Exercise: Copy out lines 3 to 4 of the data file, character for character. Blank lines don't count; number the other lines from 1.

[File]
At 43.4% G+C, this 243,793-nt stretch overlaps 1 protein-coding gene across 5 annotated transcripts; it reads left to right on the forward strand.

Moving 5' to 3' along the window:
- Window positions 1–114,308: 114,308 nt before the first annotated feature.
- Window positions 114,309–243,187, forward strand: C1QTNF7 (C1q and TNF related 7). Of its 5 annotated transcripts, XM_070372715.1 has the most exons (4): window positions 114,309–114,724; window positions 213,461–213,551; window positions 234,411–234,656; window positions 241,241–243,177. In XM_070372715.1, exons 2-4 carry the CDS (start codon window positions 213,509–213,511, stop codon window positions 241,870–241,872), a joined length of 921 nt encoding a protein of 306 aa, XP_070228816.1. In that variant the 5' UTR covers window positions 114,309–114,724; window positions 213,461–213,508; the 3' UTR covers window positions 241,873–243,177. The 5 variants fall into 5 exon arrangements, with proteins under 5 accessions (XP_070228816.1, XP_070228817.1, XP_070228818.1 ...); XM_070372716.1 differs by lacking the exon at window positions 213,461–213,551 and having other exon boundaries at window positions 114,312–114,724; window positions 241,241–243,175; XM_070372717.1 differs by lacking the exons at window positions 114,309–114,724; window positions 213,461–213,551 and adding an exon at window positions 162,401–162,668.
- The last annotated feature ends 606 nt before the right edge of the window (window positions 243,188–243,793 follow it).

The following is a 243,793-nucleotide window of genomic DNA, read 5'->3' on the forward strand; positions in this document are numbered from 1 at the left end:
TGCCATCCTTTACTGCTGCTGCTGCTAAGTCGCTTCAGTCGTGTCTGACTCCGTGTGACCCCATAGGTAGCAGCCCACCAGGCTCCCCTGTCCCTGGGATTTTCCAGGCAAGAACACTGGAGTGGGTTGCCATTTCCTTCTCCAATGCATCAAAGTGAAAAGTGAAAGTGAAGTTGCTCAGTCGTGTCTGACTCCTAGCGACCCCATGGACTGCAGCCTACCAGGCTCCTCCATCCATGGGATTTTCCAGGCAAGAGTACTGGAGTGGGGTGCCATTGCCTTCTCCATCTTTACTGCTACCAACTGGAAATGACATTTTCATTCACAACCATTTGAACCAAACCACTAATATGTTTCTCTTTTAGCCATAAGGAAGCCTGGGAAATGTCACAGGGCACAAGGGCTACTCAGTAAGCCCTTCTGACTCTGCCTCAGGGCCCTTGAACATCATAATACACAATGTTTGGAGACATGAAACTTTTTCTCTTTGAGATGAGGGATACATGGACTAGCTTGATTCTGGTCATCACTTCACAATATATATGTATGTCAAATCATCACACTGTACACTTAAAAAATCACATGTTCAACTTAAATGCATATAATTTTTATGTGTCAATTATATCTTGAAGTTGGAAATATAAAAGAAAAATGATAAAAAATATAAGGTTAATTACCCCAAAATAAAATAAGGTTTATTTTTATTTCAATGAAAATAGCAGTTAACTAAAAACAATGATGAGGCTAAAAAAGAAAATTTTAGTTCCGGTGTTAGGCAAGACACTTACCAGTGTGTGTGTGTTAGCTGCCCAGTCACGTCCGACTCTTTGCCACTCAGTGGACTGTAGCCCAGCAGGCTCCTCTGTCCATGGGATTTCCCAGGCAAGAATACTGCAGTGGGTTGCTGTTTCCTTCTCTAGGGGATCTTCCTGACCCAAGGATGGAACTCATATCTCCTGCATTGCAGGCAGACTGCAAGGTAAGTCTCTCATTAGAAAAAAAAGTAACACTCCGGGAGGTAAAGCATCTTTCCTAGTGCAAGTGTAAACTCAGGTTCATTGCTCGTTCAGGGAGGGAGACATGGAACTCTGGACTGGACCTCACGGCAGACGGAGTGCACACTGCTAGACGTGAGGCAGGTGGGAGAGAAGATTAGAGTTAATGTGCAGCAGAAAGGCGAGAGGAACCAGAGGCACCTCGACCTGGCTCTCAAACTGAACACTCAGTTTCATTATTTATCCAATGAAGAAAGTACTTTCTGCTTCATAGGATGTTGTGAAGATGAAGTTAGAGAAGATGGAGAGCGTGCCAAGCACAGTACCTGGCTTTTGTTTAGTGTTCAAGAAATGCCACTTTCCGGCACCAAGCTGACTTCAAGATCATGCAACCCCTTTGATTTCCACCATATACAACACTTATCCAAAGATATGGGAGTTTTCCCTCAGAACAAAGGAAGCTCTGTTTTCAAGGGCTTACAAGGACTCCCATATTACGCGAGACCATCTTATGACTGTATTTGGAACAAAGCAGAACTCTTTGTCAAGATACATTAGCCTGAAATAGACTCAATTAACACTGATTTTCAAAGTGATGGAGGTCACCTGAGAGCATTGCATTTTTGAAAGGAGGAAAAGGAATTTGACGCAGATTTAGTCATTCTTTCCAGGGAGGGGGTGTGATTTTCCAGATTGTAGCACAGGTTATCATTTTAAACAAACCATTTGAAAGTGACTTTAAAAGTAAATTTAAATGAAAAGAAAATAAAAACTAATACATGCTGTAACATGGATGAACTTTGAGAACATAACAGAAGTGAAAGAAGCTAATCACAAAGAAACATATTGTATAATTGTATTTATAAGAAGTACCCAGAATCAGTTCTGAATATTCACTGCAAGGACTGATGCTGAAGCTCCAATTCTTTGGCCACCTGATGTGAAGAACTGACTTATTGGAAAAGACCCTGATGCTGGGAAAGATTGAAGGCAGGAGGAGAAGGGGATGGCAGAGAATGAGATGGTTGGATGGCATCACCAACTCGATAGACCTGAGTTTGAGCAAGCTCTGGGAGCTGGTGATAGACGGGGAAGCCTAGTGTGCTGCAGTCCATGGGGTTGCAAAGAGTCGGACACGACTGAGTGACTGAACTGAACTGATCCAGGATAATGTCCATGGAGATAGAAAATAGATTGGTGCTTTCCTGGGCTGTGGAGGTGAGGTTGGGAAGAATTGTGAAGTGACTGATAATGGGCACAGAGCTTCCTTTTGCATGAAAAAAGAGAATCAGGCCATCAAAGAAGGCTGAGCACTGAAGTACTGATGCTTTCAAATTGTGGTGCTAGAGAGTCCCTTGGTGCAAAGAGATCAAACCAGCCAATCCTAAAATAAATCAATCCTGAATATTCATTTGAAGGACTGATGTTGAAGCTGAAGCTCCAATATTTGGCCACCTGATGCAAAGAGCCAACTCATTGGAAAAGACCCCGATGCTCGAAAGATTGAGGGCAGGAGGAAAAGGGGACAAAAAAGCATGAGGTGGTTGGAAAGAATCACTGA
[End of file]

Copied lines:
- Window positions 1–114,308: 114,308 nt before the first annotated feature.
- Window positions 114,309–243,187, forward strand: C1QTNF7 (C1q and TNF related 7). Of its 5 annotated transcripts, XM_070372715.1 has the most exons (4): window positions 114,309–114,724; window positions 213,461–213,551; window positions 234,411–234,656; window positions 241,241–243,177. In XM_070372715.1, exons 2-4 carry the CDS (start codon window positions 213,509–213,511, stop codon window positions 241,870–241,872), a joined length of 921 nt encoding a protein of 306 aa, XP_070228816.1. In that variant the 5' UTR covers window positions 114,309–114,724; window positions 213,461–213,508; the 3' UTR covers window positions 241,873–243,177. The 5 variants fall into 5 exon arrangements, with proteins under 5 accessions (XP_070228816.1, XP_070228817.1, XP_070228818.1 ...); XM_070372716.1 differs by lacking the exon at window positions 213,461–213,551 and having other exon boundaries at window positions 114,312–114,724; window positions 241,241–243,175; XM_070372717.1 differs by lacking the exons at window positions 114,309–114,724; window positions 213,461–213,551 and adding an exon at window positions 162,401–162,668.